Pre-budget Recommendations


Pre-budget brief for the fiscal year 2015-2016

Submitted by VANL-CARFAC

(Visual Artists Newfoundland and Labrador – Canadian Artists’ Representation / Le front des artistes canadiens)

Visual Art is an artistic discipline covering many media including painting, sculpture, video, digital, installation and performance. The production of art plays an important role in the market economy of Newfoundland and Labrador by generating income for individual, self-employed artists and for private sector businesses such as commercial art galleries, advertising agencies, manufacturing, and tourism operations, to name but a few. The production and exhibition of art also provides the tourism industry with what amounts to the cultural experience of the province, experience being one key “product” of the tourism trade[1].

Art also plays an important and complex role in the social economy of Newfoundland and Labrador. Most simply, the production of art provides content for not-for-profit and public sector organizations, The Rooms being the most high-profile of these in the province. The production and exhibition of art also adds to a better quality of life for the people of the province, in turn having an effect on the market economy, encouraging private investment from corporations, businesses and individuals. Art provides us with the symbols of our cultural identity and the very notion of who we are as people.

It is imperative for the government to pay special heed to the well-being of its artists; citizens who contribute much more than in pure economic terms to the wealth of this province. We are no small factor in what makes our province special, and a draw for skilled labour and tourists alike, thus positively affecting the growth of multiple economic sectors.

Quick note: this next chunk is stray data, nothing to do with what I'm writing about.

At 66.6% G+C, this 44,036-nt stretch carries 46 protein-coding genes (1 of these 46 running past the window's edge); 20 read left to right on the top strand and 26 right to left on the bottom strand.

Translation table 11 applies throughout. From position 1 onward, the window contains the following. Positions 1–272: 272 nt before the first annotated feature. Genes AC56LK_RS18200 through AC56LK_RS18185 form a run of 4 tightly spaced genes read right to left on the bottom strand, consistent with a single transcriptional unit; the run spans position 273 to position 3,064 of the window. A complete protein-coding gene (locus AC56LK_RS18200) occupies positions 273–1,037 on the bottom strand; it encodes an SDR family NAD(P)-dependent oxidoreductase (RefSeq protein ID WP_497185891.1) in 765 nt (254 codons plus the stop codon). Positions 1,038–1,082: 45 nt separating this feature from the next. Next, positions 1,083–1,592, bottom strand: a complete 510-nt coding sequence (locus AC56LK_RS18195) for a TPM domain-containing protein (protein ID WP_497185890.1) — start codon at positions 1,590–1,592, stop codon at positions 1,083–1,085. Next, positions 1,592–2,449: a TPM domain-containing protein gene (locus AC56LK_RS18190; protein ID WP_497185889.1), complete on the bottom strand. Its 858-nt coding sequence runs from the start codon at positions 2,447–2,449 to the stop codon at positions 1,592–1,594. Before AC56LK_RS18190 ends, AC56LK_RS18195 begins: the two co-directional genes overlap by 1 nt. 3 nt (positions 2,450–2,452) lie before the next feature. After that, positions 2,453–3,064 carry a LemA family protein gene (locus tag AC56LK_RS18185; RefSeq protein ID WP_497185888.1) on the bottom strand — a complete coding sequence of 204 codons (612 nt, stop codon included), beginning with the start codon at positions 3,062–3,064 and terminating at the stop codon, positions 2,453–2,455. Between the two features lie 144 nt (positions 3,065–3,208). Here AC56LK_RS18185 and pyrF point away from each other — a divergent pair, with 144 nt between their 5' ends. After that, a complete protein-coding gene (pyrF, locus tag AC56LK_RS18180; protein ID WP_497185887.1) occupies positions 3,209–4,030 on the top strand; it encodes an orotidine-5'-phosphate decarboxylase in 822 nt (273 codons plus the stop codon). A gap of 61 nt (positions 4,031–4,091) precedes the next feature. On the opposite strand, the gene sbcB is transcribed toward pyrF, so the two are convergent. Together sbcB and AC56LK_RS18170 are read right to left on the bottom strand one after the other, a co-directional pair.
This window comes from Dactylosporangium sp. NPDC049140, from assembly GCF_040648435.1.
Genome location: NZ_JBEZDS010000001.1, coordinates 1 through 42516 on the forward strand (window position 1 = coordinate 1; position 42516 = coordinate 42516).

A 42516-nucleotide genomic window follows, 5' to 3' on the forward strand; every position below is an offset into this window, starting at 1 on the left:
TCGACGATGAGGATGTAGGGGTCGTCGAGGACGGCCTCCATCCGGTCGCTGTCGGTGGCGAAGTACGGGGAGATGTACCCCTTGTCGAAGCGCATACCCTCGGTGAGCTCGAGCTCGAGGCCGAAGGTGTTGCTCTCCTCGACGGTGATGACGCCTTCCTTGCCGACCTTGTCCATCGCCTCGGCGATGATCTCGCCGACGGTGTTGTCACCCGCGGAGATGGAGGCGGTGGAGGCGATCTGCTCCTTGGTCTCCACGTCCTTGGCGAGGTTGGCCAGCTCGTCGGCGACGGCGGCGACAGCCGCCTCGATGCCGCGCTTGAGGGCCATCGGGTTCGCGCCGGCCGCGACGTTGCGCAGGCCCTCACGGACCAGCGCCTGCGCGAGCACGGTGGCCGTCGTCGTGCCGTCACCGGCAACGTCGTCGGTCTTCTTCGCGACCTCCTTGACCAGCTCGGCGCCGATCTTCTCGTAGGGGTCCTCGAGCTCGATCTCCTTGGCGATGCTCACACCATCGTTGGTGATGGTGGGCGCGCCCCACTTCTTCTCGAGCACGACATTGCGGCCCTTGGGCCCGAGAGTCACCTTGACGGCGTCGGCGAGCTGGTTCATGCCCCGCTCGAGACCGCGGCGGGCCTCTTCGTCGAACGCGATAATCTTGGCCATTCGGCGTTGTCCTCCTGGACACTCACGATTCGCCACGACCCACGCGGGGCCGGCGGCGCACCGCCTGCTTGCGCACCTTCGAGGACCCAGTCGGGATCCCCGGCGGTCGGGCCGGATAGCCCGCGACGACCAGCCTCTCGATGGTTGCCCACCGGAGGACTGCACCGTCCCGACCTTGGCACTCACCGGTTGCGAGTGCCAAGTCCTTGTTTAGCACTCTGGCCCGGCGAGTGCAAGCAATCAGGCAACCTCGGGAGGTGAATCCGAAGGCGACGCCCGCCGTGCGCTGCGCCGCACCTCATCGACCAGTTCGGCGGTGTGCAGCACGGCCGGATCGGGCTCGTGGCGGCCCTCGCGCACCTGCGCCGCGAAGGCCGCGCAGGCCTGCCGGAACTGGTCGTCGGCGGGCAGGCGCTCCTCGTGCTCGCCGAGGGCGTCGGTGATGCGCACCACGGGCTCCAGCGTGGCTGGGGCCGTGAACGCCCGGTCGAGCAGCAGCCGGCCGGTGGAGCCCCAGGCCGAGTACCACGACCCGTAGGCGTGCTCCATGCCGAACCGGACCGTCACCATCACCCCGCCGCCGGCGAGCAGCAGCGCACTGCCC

While cultural workers contribute greatly to our economy, they are themselves among the lowest-paid and most impoverished of our citizens. The average income of a visual artist in the Atlantic provinces is $19,471, which is just below the low-income cut-off point for a single person living in a community with 100,000 to 500,000 residents ($19,500) and which is is 53% lower than the income of the overall labour force. As well, economic returns to higher education are much lower for artists than for other workers. Artists in Atlantic Canada have much higher levels of formal education than the region’s overall labour force. The percentage of artists with a bachelor’s degree or higher (41%) is almost double the rate in the overall labour force (21%). In Canada, artists with university credentials at or above the bachelor’s level earn an average of $30,300, which is 55% less than the average earnings of the overall labour force with the same education ($66,500). In fact, the average earnings of university-educated artists ($30,300) are lower than the average earnings of workers in the overall labour force with a high school diploma ($33,700). [2]